New To My Bookcase


I went to a book fair today and here are my spoils: Cousin BetteSelected PoemsLady Chatterley’s Lover and French Life and Ways. I am particularly pleased about the Ted Hughes collection because it has my favourite poem in it.


A cover shot of Lady Chatterley’s Lover has to be included because it is so iconic – I am really pleased to own a copy. French Life and Ways is a fun purchase: published in 1906 it is a series of conversations written in French and English. Basically it is a phrase book, but not like one I’ve ever seen before. It is very lyrical, very old worldly, very amusing and pretty much a piece of social history. I suppose I don’t technically need to know the proper way to ask for tea in a salon, or which seats in the theatre will have their views blocked by ladies’ hats, but I want to know all the same.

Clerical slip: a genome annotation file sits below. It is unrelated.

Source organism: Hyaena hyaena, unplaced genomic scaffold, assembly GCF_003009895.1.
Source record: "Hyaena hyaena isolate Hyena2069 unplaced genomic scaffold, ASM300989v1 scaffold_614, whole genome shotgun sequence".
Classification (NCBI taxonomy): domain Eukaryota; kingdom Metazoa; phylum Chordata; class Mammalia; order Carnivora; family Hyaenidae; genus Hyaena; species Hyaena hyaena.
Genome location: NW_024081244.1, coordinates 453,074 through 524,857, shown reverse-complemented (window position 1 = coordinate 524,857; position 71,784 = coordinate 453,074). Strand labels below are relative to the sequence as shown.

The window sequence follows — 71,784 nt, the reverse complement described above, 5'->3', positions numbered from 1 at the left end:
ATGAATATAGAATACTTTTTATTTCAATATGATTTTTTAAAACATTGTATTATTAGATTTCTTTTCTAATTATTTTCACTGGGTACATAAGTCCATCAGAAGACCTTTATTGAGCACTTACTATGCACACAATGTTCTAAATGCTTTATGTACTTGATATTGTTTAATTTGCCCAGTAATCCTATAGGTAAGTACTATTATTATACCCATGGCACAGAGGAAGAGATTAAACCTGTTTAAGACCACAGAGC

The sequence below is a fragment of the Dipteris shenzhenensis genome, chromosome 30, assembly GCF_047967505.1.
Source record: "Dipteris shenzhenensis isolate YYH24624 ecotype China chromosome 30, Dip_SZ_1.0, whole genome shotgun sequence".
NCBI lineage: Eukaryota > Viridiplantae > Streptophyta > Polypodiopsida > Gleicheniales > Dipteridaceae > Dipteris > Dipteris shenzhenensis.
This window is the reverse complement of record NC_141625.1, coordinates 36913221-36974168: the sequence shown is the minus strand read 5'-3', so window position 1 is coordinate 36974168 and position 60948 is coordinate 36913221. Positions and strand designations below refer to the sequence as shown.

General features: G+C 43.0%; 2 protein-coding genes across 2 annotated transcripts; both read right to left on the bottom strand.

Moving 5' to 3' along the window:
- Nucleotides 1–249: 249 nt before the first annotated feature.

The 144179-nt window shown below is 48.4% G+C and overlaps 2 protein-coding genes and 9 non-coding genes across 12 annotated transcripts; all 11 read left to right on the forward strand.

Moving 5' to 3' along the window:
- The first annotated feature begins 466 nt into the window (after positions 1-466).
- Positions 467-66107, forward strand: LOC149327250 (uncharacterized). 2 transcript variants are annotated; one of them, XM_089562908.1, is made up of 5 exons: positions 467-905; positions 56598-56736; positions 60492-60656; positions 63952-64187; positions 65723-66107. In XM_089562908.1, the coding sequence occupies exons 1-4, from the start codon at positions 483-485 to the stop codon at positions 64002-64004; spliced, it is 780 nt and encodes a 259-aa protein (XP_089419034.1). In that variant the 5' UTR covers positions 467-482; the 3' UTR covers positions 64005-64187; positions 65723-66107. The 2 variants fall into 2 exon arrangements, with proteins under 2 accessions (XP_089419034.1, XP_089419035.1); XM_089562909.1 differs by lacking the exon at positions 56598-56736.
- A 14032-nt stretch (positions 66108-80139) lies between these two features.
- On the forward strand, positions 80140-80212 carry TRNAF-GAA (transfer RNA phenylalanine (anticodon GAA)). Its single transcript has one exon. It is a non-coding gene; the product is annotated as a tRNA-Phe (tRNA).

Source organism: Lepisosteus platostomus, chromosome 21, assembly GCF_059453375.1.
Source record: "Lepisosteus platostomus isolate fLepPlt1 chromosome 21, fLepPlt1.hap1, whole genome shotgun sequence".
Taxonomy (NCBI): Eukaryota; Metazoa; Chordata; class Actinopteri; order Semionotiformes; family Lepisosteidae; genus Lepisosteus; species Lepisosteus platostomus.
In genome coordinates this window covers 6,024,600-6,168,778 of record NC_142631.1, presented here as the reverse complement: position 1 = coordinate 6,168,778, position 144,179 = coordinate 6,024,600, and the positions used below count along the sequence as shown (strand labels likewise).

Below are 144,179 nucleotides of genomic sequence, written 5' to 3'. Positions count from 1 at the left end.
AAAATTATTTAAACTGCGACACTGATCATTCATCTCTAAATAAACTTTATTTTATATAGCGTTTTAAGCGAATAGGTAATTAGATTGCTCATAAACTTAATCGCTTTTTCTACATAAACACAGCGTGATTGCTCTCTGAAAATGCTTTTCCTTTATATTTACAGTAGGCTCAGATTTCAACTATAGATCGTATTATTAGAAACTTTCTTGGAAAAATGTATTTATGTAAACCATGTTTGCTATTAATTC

In the last week – not at the fair – I picked up some more classics: The Diary of Samuel Pepys: A SelectionWar and Peace (I want to re-read this and my other copy fell apart), A Vindication of the Rights of Women and The History of Tom Jones: A Foundling. In conclusion, my Classics Club list has crept up to over a hundred!


I also got Night Walks, Wigs on the Green, Any Human Heart and Vanished Kingdoms.

What a week! In reading news, I’m still managing to keep to my Clarissa Schedule and have finished the second week’s pages but am holding off on a post about them until I get to the end of the June letters.

Happy December everyone!

Nabokov’s Daydreams